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Intellectual Cartographic Spaces: Alfonso X, the Wise and the Foundation of the Studium Generale of Seville

The University of Seville, est. 1505 - one of the legacies of Alfonso X's 1254 establishment of escuelas generales (general schools).
The University of Seville, est. 1505 - one of the legacies of Alfonso X's 1254 establishment of escuelas generales (general schools).
The University of Seville, est. 1505 – one of the legacies of Alfonso X’s 1254 establishment of escuelas generales (general schools).

Intellectual Cartographic Spaces: Alfonso X, the Wise and the Foundation of the Studium Generale of Seville

Jessica Katherine Zeitler

University of Arizona: Doctor of Philosophy (2013) 

Abstract

This dissertation, “Intellectual Cartographic Spaces: Alfonso X, the Wise and the Foundations of the Studium Generale of Seville,” I reevaluate Spain’s medieval history, specifically focusing on the role of Alfonso X and his court in the development of institutions of higher education in thirteenth-century Andalusia. In the past, Spain has been analyzed through a limited, usually western, lens. Incorporating historiography from both eastern and western sources, my investigation traces Semitic intellectual traditions and their subsequent transmission to the Iberian Peninsula during the Umayyad dynasty with the establishment of katātib (schools), maktabāt (libraries), and awāqf (pious endowments). With the identification and classification of these scholarly nuclei, my research maps the chronological diffusion of knowledge and intellectual practices adopted by the Wise King on a tangible level.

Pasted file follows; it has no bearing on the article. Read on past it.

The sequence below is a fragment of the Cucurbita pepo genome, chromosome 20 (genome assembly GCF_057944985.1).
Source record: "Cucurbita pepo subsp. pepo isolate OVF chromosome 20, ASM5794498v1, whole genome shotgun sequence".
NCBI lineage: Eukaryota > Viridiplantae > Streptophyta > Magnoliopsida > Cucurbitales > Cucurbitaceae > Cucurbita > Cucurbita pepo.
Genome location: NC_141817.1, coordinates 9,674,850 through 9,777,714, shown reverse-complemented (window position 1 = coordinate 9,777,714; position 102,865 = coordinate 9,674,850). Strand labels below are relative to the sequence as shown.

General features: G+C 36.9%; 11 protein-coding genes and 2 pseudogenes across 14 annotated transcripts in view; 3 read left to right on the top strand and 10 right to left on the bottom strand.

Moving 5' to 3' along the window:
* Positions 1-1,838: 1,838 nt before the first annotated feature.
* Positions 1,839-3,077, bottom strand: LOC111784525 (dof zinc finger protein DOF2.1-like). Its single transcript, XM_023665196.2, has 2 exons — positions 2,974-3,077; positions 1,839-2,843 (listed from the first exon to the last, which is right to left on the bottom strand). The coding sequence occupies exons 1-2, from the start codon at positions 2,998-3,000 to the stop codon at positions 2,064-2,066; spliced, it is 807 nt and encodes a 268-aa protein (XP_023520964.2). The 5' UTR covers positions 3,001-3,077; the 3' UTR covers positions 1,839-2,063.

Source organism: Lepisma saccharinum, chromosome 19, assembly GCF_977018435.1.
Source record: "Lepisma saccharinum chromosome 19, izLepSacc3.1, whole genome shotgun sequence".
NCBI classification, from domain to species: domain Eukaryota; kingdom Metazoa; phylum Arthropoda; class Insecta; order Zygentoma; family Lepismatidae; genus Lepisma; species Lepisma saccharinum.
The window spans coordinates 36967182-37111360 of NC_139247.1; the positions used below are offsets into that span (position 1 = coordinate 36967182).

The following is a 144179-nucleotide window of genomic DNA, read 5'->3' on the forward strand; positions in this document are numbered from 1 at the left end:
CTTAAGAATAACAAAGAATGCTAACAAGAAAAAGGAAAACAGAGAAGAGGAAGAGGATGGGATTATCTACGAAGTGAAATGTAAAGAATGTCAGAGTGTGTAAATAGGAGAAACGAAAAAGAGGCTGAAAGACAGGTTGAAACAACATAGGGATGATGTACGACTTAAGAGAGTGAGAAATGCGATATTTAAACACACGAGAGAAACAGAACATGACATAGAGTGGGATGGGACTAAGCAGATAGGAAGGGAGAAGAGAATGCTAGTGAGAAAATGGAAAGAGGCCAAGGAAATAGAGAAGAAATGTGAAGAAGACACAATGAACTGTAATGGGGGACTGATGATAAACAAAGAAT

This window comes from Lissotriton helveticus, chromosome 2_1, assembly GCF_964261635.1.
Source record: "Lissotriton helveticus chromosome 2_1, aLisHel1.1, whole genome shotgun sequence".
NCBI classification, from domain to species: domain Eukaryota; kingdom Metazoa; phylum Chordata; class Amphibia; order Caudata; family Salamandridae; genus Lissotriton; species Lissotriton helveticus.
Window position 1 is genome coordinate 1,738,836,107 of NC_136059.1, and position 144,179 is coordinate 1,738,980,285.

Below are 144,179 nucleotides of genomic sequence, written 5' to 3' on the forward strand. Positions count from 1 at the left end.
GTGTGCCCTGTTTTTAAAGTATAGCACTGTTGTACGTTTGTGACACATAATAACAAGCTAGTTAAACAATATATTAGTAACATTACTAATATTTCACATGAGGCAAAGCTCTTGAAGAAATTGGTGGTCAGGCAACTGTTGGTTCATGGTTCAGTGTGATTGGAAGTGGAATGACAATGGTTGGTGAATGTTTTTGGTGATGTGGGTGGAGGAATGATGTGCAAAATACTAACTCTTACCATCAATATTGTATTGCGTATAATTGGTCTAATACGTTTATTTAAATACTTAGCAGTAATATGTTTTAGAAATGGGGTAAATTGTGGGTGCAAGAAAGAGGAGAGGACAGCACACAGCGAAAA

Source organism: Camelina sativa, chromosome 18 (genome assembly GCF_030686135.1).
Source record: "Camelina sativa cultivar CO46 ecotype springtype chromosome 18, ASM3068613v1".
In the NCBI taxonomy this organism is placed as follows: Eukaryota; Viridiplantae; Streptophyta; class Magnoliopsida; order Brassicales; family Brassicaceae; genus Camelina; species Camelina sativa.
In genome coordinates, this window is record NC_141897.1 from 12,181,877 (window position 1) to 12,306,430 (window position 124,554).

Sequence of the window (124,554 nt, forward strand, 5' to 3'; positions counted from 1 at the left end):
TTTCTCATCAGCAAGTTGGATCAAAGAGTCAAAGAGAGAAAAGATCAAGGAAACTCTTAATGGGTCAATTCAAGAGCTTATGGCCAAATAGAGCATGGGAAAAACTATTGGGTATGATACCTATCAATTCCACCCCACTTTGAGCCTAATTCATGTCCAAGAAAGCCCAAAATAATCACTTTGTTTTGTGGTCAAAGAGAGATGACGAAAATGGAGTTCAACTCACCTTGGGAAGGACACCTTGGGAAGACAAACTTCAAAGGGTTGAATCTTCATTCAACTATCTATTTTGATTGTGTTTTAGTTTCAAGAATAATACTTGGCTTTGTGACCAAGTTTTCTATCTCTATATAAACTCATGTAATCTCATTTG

At the same time, I have developed a theoretical framework that includes the concepts of Henri Lefebvre, Pierre Bourdieu, and Itamar Even-Zohar, all of whom provide a rich, synthetic canvas for social and economic analysis of the medieval period. This investigation has led to a fresh approach that demonstrates how Muslim Spain, though separated from the great intellectual metropolises of Dar al-Islam–Cairo, Baghdad, Damascus, and Kairouan– experienced nonetheless the very same development of academic centers and institutions, or jām’āt, that were emerging at that time in the rest of the Muslim world long before a similar Christian movement that would later establish the universities of western Europe. Moreover, Alfonso’s subsequent adoption and maintenance of these Islamic cultural initiatives, including the designation of space for intellectual activities, is not exclusively of western or of eastern origin but rather a combination of both these established traditions which would ultimately shape the intellectual foundations of the Iberian Peninsula.

Click here to read this thesis from the University of Arizona





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